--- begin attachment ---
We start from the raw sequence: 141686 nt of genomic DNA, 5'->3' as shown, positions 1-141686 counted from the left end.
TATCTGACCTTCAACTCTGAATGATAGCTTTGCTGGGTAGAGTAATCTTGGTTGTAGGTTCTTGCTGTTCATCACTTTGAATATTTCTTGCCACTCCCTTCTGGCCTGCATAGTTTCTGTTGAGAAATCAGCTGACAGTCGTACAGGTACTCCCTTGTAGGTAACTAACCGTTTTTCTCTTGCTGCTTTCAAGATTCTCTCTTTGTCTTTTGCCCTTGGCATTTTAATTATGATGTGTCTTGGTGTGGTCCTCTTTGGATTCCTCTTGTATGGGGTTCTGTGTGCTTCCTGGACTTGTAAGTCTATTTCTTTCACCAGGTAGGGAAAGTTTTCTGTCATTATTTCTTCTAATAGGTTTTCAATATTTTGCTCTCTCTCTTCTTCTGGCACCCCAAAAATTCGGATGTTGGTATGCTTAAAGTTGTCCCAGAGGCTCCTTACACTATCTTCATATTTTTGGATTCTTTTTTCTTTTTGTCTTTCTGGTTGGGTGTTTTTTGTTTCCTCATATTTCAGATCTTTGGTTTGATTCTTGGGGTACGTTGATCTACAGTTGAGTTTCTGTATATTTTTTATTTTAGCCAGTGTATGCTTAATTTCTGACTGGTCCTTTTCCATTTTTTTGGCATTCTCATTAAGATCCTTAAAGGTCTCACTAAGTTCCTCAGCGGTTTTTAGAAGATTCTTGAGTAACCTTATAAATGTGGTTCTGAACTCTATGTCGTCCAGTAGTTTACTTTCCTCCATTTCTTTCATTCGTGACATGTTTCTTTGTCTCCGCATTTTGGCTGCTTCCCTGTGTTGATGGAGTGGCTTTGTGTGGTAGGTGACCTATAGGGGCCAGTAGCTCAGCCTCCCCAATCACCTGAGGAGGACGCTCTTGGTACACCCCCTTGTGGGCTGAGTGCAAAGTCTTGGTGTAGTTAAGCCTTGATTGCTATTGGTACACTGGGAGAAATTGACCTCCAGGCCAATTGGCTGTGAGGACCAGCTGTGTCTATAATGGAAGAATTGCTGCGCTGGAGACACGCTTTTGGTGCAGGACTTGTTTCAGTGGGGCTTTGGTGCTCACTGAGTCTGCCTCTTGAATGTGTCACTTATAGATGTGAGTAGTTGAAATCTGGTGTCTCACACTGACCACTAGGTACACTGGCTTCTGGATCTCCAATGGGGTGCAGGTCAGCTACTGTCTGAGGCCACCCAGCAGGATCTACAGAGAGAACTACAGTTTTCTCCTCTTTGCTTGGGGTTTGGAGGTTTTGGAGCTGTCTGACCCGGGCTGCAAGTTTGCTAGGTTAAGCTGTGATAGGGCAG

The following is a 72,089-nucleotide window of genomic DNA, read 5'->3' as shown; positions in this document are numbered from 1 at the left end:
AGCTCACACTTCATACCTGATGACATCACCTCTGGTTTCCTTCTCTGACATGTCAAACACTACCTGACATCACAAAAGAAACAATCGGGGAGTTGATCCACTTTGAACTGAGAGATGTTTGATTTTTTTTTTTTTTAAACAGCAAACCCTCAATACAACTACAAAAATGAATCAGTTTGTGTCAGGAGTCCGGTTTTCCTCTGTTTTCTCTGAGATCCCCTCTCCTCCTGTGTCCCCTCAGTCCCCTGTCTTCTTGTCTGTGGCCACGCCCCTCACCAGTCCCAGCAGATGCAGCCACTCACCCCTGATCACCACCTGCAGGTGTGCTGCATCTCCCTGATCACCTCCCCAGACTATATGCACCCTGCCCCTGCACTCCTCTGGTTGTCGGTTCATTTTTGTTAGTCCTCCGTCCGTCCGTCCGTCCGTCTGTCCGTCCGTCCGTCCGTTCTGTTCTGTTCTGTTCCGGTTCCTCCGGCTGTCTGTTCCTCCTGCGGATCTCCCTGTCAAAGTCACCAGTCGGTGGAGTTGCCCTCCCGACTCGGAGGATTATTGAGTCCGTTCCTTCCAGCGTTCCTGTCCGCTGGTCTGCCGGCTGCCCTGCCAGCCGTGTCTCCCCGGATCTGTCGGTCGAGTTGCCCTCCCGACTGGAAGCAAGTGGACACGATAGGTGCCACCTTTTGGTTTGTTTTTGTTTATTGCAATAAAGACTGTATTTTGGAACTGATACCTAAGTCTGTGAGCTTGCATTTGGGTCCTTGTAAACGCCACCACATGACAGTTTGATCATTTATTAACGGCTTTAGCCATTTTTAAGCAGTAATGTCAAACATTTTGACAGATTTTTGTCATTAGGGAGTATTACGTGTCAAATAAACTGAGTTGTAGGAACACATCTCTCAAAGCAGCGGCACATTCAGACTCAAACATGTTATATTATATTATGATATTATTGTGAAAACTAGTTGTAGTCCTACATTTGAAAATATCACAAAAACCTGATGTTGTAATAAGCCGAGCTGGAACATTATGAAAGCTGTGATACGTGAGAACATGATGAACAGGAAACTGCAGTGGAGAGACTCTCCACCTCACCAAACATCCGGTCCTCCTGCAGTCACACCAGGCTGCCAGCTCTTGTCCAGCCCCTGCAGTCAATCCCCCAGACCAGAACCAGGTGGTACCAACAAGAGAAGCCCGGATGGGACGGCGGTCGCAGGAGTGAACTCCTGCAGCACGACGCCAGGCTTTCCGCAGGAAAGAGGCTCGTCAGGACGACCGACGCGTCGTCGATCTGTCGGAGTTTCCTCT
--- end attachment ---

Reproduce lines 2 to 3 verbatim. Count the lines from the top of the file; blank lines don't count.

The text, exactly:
TATCTGACCTTCAACTCTGAATGATAGCTTTGCTGGGTAGAGTAATCTTGGTTGTAGGTTCTTGCTGTTCATCACTTTGAATATTTCTTGCCACTCCCTTCTGGCCTGCATAGTTTCTGTTGAGAAATCAGCTGACAGTCGTACAGGTACTCCCTTGTAGGTAACTAACCGTTTTTCTCTTGCTGCTTTCAAGATTCTCTCTTTGTCTTTTGCCCTTGGCATTTTAATTATGATGTGTCTTGGTGTGGTCCTCTTTGGATTCCTCTTGTATGGGGTTCTGTGTGCTTCCTGGACTTGTAAGTCTATTTCTTTCACCAGGTAGGGAAAGTTTTCTGTCATTATTTCTTCTAATAGGTTTTCAATATTTTGCTCTCTCTCTTCTTCTGGCACCCCAAAAATTCGGATGTTGGTATGCTTAAAGTTGTCCCAGAGGCTCCTTACACTATCTTCATATTTTTGGATTCTTTTTTCTTTTTGTCTTTCTGGTTGGGTGTTTTTTGTTTCCTCATATTTCAGATCTTTGGTTTGATTCTTGGGGTACGTTGATCTACAGTTGAGTTTCTGTATATTTTTTATTTTAGCCAGTGTATGCTTAATTTCTGACTGGTCCTTTTCCATTTTTTTGGCATTCTCATTAAGATCCTTAAAGGTCTCACTAAGTTCCTCAGCGGTTTTTAGAAGATTCTTGAGTAACCTTATAAATGTGGTTCTGAACTCTATGTCGTCCAGTAGTTTACTTTCCTCCATTTCTTTCATTCGTGACATGTTTCTTTGTCTCCGCATTTTGGCTGCTTCCCTGTGTTGATGGAGTGGCTTTGTGTGGTAGGTGACCTATAGGGGCCAGTAGCTCAGCCTCCCCAATCACCTGAGGAGGACGCTCTTGGTACACCCCCTTGTGGGCTGAGTGCAAAGTCTTGGTGTAGTTAAGCCTTGATTGCTATTGGTACACTGGGAGAAATTGACCTCCAGGCCAATTGGCTGTGAGGACCAGCTGTGTCTATAATGGAAGAATTGCTGCGCTGGAGACACGCTTTTGGTGCAGGACTTGTTTCAGTGGGGCTTTGGTGCTCACTGAGTCTGCCTCTTGAATGTGTCACTTATAGATGTGAGTAGTTGAAATCTGGTGTCTCACACTGACCACTAGGTACACTGGCTTCTGGATCTCCAATGGGGTGCAGGTCAGCTACTGTCTGAGGCCACCCAGCAGGATCTACAGAGAGAACTACAGTTTTCTCCTCTTTGCTTGGGGTTTGGAGGTTTTGGAGCTGTCTGACCCGGGCTGCAAGTTTGCTAGGTTAAGCTGTGATAGGGCAG

The following is a 72,089-nucleotide window of genomic DNA, read 5'->3' as shown; positions in this document are numbered from 1 at the left end: